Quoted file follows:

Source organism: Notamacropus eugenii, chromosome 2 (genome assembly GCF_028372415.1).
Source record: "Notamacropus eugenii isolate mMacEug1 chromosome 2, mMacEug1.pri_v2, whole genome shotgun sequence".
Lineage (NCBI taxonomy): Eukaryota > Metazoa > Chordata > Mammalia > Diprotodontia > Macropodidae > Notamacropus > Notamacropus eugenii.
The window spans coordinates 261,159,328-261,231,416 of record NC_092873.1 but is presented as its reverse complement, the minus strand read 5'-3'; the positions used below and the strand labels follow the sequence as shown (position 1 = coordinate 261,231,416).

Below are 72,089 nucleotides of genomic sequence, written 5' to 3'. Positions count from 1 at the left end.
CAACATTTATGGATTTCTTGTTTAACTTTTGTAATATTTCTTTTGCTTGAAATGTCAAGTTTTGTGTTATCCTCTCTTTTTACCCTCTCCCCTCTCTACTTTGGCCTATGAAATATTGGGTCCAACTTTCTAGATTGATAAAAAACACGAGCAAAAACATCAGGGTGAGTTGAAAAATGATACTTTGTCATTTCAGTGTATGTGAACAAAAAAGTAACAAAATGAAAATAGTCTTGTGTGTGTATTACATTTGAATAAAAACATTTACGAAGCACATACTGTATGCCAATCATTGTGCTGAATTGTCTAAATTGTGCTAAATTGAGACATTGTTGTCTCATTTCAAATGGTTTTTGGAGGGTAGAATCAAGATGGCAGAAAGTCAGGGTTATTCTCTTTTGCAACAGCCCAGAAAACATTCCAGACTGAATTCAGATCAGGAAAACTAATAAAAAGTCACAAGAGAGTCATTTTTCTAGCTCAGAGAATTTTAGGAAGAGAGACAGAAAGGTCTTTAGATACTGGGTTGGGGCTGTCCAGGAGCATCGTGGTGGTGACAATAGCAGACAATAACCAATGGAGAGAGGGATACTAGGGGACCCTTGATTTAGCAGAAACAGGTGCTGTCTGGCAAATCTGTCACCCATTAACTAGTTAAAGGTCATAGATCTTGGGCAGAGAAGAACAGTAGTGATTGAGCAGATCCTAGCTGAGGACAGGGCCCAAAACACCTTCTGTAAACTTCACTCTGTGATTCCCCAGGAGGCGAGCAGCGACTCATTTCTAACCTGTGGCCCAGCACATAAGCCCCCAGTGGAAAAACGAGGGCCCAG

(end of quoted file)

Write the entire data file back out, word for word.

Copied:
Source organism: Notamacropus eugenii, chromosome 2 (genome assembly GCF_028372415.1).
Source record: "Notamacropus eugenii isolate mMacEug1 chromosome 2, mMacEug1.pri_v2, whole genome shotgun sequence".
Lineage (NCBI taxonomy): Eukaryota > Metazoa > Chordata > Mammalia > Diprotodontia > Macropodidae > Notamacropus > Notamacropus eugenii.
The window spans coordinates 261,159,328-261,231,416 of record NC_092873.1 but is presented as its reverse complement, the minus strand read 5'-3'; the positions used below and the strand labels follow the sequence as shown (position 1 = coordinate 261,231,416).

Below are 72,089 nucleotides of genomic sequence, written 5' to 3'. Positions count from 1 at the left end.
CAACATTTATGGATTTCTTGTTTAACTTTTGTAATATTTCTTTTGCTTGAAATGTCAAGTTTTGTGTTATCCTCTCTTTTTACCCTCTCCCCTCTCTACTTTGGCCTATGAAATATTGGGTCCAACTTTCTAGATTGATAAAAAACACGAGCAAAAACATCAGGGTGAGTTGAAAAATGATACTTTGTCATTTCAGTGTATGTGAACAAAAAAGTAACAAAATGAAAATAGTCTTGTGTGTGTATTACATTTGAATAAAAACATTTACGAAGCACATACTGTATGCCAATCATTGTGCTGAATTGTCTAAATTGTGCTAAATTGAGACATTGTTGTCTCATTTCAAATGGTTTTTGGAGGGTAGAATCAAGATGGCAGAAAGTCAGGGTTATTCTCTTTTGCAACAGCCCAGAAAACATTCCAGACTGAATTCAGATCAGGAAAACTAATAAAAAGTCACAAGAGAGTCATTTTTCTAGCTCAGAGAATTTTAGGAAGAGAGACAGAAAGGTCTTTAGATACTGGGTTGGGGCTGTCCAGGAGCATCGTGGTGGTGACAATAGCAGACAATAACCAATGGAGAGAGGGATACTAGGGGACCCTTGATTTAGCAGAAACAGGTGCTGTCTGGCAAATCTGTCACCCATTAACTAGTTAAAGGTCATAGATCTTGGGCAGAGAAGAACAGTAGTGATTGAGCAGATCCTAGCTGAGGACAGGGCCCAAAACACCTTCTGTAAACTTCACTCTGTGATTCCCCAGGAGGCGAGCAGCGACTCATTTCTAACCTGTGGCCCAGCACATAAGCCCCCAGTGGAAAAACGAGGGCCCAG